- Meeting abstract
Induction of endotoxin (ET) tolerance by atoxic endotoxin - a new prophylactic concept to the septic syndrome
Critical Care volume 1, Article number: P024 (1997)
Repeated, small doses of ET induces resistance to subsequent larger doses of ET in both animals and men. This preconditioning, termed ET tolerance is a well-controlled active response that is orchestrated to prevent excessive inflammation. The ET of distantly related Gram-negative bacterial species like the sulfur-containing or the sulfur-free purple bacteria appear to have low endotoxicity or to be completely non-toxic but maintain many of the beneficial immunomodulatory activities.
The present experiment was designed to test the response to the non-toxic ET of Rhodopseudomonas sphaeroides to protect the animals after 5 days of immunization against a continuous ET challenge-dose of 250 ng/kg BW/h over a 12 h observation period. Results are summarized in the Table below.
Clinical signs of endotoxemia could be observed in both groups within the first hour of the experiment. However, in contrast to the tolerant animals which appeared cardiorespiratorily stable for most of the observation period, the control animals sustained serious reductions in MAP, CO and arterial PaO2 (see Table). While only one animal survived in the control group only one animal died in the tolerant group during the observation period.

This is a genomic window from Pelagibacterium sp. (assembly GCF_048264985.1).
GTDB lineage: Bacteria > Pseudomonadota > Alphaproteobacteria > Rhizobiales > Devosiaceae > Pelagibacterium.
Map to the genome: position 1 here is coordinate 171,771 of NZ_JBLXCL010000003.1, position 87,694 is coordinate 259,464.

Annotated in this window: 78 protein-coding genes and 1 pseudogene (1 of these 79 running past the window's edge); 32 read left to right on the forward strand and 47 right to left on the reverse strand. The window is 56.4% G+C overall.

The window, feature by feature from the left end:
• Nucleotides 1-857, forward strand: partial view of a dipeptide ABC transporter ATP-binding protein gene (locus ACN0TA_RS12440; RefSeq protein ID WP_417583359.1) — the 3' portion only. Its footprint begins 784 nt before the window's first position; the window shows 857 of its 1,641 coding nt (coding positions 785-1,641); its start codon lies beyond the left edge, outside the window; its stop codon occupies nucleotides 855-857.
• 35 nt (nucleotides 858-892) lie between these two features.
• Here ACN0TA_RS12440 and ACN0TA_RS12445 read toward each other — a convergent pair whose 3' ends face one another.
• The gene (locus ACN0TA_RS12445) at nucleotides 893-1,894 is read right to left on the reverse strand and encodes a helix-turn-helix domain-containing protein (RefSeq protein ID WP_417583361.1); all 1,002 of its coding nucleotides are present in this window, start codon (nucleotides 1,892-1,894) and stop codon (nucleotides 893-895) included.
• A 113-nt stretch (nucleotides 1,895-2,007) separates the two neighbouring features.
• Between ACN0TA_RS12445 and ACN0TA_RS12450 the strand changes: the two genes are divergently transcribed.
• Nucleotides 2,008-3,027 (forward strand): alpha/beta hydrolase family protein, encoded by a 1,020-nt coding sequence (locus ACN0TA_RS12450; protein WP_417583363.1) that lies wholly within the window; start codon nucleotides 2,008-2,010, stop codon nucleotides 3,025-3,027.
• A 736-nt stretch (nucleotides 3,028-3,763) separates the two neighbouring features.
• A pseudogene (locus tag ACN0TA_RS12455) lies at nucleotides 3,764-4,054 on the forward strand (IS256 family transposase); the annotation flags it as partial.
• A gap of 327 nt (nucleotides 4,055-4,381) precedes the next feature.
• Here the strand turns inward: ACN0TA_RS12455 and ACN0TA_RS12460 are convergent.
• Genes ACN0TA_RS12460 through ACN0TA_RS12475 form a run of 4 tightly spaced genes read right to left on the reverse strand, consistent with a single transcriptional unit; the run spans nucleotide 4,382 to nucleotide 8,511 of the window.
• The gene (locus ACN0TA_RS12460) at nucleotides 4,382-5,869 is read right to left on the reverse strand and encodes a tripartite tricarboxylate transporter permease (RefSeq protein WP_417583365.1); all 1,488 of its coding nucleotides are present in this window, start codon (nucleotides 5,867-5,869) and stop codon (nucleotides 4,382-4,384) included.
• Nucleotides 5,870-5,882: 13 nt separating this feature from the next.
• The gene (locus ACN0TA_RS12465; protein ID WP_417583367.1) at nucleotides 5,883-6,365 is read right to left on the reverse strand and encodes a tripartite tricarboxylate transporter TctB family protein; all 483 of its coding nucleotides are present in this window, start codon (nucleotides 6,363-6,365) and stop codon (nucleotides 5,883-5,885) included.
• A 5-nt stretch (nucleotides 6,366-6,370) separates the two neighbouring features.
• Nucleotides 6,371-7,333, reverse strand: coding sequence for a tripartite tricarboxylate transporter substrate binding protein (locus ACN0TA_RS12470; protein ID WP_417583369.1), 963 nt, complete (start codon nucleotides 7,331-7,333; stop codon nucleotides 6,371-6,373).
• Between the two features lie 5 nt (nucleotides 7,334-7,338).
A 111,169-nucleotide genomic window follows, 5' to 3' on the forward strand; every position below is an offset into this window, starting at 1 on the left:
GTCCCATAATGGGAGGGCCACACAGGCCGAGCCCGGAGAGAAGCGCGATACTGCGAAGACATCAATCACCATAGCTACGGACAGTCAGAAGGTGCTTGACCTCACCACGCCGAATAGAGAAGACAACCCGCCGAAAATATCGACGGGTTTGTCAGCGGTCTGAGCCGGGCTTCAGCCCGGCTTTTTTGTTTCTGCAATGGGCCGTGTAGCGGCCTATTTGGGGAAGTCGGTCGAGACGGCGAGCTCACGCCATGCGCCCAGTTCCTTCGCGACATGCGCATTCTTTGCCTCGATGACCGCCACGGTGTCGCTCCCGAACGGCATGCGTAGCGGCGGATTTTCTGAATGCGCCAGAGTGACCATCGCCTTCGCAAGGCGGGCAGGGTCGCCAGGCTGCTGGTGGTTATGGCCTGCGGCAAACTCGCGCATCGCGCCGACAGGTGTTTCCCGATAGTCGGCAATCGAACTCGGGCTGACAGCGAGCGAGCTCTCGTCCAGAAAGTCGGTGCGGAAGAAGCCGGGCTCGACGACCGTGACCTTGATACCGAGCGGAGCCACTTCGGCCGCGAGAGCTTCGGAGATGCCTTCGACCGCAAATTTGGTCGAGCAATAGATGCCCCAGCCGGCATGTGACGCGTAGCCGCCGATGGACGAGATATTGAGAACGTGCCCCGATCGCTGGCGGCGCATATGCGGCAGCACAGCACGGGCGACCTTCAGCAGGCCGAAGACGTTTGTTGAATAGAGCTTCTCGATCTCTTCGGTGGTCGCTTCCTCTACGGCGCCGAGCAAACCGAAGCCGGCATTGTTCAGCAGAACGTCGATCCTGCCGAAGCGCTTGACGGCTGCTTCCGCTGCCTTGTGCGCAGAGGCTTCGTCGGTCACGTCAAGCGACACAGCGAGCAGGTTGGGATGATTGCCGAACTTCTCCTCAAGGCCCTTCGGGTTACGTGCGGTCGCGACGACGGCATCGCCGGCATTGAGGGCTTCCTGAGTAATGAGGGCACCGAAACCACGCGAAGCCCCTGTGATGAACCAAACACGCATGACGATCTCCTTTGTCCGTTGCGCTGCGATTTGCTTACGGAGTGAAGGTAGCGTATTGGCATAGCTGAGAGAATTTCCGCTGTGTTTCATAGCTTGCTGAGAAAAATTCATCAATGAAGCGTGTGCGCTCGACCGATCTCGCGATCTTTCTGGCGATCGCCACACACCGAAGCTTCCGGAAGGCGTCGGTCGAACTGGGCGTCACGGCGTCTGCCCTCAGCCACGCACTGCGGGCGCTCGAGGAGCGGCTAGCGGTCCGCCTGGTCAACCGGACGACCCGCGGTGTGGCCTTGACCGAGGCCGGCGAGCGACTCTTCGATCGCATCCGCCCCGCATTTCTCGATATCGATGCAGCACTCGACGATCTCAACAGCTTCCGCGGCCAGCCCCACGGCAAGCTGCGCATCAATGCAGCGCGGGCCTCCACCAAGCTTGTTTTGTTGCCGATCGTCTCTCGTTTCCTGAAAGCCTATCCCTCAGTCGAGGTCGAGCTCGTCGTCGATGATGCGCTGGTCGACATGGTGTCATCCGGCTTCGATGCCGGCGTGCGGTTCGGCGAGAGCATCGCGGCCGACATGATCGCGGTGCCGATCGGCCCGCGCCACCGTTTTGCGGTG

The encouraging results of this study emphasize the potential role of atoxic ET as a therapeutic agent. As a new prophylactic approach ET tolerance as such seems interesting — as prophylaxis in high-risk patients it may prevent septic complications. The tolerance state however is relative and never complete — it can be overcome by raising the ET challenge dose or adding other negative stimuli like second or subsequent hit.
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Staubach, K., Weber, H., Song, L. et al. Induction of endotoxin (ET) tolerance by atoxic endotoxin - a new prophylactic concept to the septic syndrome. Crit Care 1 (Suppl 1), P024 (1997). https://doi.org/10.1186/cc30
- Bacterial Species
- Small Dose
- Active Response
- Septic Complication
- Negative Stimulus